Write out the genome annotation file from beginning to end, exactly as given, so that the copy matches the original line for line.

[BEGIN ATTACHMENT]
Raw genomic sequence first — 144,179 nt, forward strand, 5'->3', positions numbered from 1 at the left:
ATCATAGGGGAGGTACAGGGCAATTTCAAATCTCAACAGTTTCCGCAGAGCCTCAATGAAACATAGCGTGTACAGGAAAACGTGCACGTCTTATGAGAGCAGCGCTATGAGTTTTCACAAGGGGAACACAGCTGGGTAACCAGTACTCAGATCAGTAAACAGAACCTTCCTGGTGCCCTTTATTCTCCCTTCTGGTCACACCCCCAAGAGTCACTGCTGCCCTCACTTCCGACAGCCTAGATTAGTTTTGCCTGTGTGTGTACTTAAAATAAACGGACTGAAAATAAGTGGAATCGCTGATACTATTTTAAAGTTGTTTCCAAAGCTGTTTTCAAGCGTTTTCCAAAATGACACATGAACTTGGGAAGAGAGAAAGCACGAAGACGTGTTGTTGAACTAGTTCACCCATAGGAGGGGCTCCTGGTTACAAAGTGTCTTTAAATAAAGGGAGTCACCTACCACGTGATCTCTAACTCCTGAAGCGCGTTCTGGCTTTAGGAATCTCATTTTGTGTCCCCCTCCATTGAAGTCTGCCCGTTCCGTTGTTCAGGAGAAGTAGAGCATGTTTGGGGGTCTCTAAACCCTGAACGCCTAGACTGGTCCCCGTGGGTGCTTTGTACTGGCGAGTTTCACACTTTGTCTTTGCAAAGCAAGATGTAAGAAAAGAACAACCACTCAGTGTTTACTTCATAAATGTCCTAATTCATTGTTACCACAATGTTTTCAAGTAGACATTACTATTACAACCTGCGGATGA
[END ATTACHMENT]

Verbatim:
Raw genomic sequence first — 144,179 nt, forward strand, 5'->3', positions numbered from 1 at the left:
ATCATAGGGGAGGTACAGGGCAATTTCAAATCTCAACAGTTTCCGCAGAGCCTCAATGAAACATAGCGTGTACAGGAAAACGTGCACGTCTTATGAGAGCAGCGCTATGAGTTTTCACAAGGGGAACACAGCTGGGTAACCAGTACTCAGATCAGTAAACAGAACCTTCCTGGTGCCCTTTATTCTCCCTTCTGGTCACACCCCCAAGAGTCACTGCTGCCCTCACTTCCGACAGCCTAGATTAGTTTTGCCTGTGTGTGTACTTAAAATAAACGGACTGAAAATAAGTGGAATCGCTGATACTATTTTAAAGTTGTTTCCAAAGCTGTTTTCAAGCGTTTTCCAAAATGACACATGAACTTGGGAAGAGAGAAAGCACGAAGACGTGTTGTTGAACTAGTTCACCCATAGGAGGGGCTCCTGGTTACAAAGTGTCTTTAAATAAAGGGAGTCACCTACCACGTGATCTCTAACTCCTGAAGCGCGTTCTGGCTTTAGGAATCTCATTTTGTGTCCCCCTCCATTGAAGTCTGCCCGTTCCGTTGTTCAGGAGAAGTAGAGCATGTTTGGGGGTCTCTAAACCCTGAACGCCTAGACTGGTCCCCGTGGGTGCTTTGTACTGGCGAGTTTCACACTTTGTCTTTGCAAAGCAAGATGTAAGAAAAGAACAACCACTCAGTGTTTACTTCATAAATGTCCTAATTCATTGTTACCACAATGTTTTCAAGTAGACATTACTATTACAACCTGCGGATGA